Tuesday, December 7, 2021

Jota’s ML Advent Calendar – 07/December

Today’s note is about data, the base of the pyramid on top of which [most] AI/ML sits. I’ll start by saying I’m not a fan of the “data is the new oil” expression, which leaves a lot unsaid (try searching for ‘data is not the new oil’ to find many different reasons), but the topic is actually inspired by this post by Rachel Thomas: https://www.fast.ai/2021/11/04/data-disasters/ , that goes into several perspectives I also hold – on having context on how the data was collected and what it means, data work being undervalued, or the need to consider how people are impacted. A good read, that led me to two additional thoughts.

One -- in my limited in “solving” tabular machine learning problems, it always paid off to invest time in data exploration/feature generation. Using AutoML or ensembles of models, is probably what gets you over the edge to the best possible quality model, but understanding the data and creating new features that ‘help’ the models do their work is more likely to get you a bump in the quality of what you get. But this is painstaking work, like a crime mystery to be cracked, and for some mysteries to be solved at all you’ll have to interview witnesses again to collect more data. Many people are also familiar with research like this from Anaconda (reported by Datanami here - https://www.datanami.com/2020/07/06/data-prep-still-dominates-data-scientists-time-survey-finds/), according to which 45% of the Data Science time is used in data preparation tasks, versus 21% on model selection/training/scoring. I won’t be surprised to see this last number go down, with further improvements in AutoML.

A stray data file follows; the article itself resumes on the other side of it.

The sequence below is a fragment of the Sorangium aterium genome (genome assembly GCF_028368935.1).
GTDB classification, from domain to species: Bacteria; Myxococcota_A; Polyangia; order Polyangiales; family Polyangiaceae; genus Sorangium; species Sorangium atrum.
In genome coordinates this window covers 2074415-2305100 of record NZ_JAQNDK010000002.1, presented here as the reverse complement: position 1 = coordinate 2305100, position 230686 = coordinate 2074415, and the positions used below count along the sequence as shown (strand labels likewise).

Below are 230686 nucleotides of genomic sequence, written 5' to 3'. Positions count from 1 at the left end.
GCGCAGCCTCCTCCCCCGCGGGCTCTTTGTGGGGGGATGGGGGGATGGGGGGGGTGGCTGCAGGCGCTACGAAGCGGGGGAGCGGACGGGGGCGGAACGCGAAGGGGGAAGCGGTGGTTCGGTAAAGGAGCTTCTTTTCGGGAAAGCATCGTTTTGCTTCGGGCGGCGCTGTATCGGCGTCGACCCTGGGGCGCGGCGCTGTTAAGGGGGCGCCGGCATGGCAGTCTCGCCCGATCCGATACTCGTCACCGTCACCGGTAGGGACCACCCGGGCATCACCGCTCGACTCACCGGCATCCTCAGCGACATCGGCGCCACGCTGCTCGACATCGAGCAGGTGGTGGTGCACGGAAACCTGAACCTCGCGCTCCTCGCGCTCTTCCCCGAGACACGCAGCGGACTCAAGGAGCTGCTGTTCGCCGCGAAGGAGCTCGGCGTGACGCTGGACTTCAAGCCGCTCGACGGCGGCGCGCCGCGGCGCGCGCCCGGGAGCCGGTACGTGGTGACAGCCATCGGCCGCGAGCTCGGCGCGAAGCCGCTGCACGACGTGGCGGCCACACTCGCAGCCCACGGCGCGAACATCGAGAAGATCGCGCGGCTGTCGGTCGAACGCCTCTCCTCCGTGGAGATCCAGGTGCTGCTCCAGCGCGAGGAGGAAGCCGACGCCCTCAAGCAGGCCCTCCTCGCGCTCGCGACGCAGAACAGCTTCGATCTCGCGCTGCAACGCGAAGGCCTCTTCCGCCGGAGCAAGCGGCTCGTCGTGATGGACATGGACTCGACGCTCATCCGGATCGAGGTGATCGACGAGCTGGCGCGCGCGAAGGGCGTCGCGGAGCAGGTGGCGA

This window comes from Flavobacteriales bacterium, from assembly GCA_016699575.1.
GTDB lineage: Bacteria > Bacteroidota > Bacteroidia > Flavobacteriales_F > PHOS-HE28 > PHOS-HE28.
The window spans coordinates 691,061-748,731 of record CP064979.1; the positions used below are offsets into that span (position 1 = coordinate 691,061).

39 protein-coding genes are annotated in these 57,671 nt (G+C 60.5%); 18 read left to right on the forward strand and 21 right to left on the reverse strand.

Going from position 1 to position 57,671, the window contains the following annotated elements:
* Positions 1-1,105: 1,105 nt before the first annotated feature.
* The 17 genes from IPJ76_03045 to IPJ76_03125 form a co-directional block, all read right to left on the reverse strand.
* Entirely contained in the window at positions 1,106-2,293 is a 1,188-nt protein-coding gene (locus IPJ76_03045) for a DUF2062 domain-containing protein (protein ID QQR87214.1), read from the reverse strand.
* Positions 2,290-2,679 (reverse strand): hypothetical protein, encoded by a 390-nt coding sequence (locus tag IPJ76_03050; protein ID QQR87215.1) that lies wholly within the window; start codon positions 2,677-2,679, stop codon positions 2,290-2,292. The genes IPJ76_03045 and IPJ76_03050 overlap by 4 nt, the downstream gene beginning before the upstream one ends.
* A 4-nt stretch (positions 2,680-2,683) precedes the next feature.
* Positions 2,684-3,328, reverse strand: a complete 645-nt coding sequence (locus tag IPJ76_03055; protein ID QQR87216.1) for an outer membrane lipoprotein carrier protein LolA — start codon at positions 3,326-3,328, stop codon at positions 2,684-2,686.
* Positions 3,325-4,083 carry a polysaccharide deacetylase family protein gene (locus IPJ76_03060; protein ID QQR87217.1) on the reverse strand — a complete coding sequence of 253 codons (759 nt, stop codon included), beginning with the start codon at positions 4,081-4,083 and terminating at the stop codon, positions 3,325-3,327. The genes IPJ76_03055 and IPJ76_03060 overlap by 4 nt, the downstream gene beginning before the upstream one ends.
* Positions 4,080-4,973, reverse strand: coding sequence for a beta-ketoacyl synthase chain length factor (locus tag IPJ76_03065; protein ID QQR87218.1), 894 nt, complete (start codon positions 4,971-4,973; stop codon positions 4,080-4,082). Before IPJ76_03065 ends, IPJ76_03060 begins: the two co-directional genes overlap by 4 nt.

Second – Rachel ’s post includes this quote from Professor Berk Ustun, “when someone asks why their loan was denied, usually what they want is not just an explanation but to know what they could change in order to get a loan.”, and this again made me think of the Responsible AI Toolbox (https://github.com/microsoft/responsible-ai-toolbox) and EconML (https://github.com/microsoft/EconML), which allow you to identify the “minimum change to lead to a different model prediction”. It’s almost as if some ML problems are now easier to solve, but what happens before and after they are trained (data collection/preparation and exploring it/understanding the predictions) take ever more time.

PS: this just came out today, on the Responsible AI Toolbox: https://techcommunity.microsoft.com/t5/azure-ai-blog/responsible-ai-dashboard-a-one-stop-shop-for-operationalizing/ba-p/3030944 .

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